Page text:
When we arrived back in the US, one of our first orders of business, aside from finding a home, was obtaining our own wheels. We all had opinions on what to get, but as the only legally licensed driver, in multiple countries I might add, I got to veto all the choices. Please don’t think that I took advantage of this power. No, in fact the first thing I did to any car presented to us was have my 6’ child climb into the car and decide if he had enough leg room. If he did, we continued forward with the car, and if he did not we moved on.

When we finally settled on what we thought might be a winner, we all clambered in for a test drive. Now, things have changed a fair bit since I last test drove a car in America. The salesman, for one thing, made no effort to come along with us. I was taken aback and kept saying, “Aren’t you coming?” He, most confusedly, said, “No, go, have fun, she’s gassed and ready!” 

I’ll be honest, I was both taken aback by his nonchalant behaviour, as much as I was relieved. After all, do you have any idea what kind of looks you get when people hear you singing, “Me in the middle?” The thing is, I do, because I’ve made the mistake of singing it at high volume while my windows were down.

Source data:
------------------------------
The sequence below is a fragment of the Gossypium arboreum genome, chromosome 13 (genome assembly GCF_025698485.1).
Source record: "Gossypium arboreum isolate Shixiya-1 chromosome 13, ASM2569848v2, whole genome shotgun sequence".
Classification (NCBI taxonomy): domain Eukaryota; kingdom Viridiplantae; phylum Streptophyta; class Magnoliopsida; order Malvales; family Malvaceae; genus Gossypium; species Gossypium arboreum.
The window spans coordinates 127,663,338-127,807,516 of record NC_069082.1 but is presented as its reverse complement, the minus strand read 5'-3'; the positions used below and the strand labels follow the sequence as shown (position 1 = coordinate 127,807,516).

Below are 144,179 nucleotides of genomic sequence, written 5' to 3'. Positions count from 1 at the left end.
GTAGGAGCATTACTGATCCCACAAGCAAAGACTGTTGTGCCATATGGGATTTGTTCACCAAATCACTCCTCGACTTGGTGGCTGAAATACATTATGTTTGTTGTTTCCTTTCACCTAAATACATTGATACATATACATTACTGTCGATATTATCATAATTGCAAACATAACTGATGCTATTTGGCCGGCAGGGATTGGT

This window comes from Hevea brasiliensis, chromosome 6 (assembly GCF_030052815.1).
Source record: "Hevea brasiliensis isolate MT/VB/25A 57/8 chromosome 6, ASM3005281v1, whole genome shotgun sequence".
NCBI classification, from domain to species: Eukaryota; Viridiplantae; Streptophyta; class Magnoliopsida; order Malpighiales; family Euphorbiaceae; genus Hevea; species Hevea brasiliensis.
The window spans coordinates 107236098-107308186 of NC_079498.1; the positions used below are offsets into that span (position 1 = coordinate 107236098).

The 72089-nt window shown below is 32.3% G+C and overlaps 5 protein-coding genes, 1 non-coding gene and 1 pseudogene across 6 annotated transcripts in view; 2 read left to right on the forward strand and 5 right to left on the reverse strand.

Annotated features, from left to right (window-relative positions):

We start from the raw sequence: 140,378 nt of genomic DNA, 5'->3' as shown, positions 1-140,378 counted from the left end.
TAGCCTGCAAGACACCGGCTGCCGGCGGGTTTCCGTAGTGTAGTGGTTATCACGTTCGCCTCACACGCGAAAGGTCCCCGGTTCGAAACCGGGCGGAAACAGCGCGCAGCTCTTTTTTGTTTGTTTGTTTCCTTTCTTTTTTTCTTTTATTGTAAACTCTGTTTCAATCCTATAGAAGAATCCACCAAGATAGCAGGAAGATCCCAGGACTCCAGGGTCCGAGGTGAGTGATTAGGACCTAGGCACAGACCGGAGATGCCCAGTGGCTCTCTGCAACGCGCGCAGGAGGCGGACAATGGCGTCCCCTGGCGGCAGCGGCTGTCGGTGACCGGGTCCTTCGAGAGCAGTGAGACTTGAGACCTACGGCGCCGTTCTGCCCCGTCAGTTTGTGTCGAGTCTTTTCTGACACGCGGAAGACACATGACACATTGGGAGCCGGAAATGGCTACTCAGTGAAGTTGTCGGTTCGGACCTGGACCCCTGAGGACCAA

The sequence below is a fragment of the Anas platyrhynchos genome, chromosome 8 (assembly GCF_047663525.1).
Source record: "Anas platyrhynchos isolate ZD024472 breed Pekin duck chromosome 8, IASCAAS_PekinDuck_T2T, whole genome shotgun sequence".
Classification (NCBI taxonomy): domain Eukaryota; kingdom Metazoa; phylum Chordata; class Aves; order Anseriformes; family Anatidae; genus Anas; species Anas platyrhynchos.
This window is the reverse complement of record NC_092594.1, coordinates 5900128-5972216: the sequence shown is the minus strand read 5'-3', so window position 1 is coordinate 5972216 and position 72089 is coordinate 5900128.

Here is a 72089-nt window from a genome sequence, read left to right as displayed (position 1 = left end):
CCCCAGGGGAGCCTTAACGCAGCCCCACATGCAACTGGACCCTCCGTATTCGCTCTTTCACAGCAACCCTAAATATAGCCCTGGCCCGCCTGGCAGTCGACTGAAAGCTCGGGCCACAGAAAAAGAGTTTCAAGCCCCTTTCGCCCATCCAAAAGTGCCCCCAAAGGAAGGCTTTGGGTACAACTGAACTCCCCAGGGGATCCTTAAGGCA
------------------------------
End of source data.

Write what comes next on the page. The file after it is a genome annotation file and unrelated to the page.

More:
There were many places I debated driving to, but the reality is, that I was still in need of singing my little ditty of, “me in the middle!” each time I turned a corner. So, we did the only logical thing I could think of. We test drove the car from the dealer’s lot to the new home we were already approved for, and then back to the dealership where we purchased the car. The whole trip didn’t take us long, and I even managed to squeeze in a little highway driving while I was at it.

A week later we decided to go check the progress on the house and made the drive from my mother’s country home to the next city. The process of remaining in my own lane had become much more simplistic with the new car and it’s fancy lane keep assistance. I found that I didn’t need to sing my silly song as often and I was still capable of driving on the correct side of the road. Maybe this is where I went wrong, after all it is pride that comes before a fall!

The home we were looking at sits behind some railroad tracks in a semi-fancy new subdivision. . As we arrived close to our court, we spotted the landscapers finishing off their task. Rather than interrupt them, I didn’t turn onto our court, but drove up a little ways on the main road, and then back. The roads are thin in this area, and as many homes are still under some form of construction there is a lot of weaving around the trucks clustered in small groups along the road.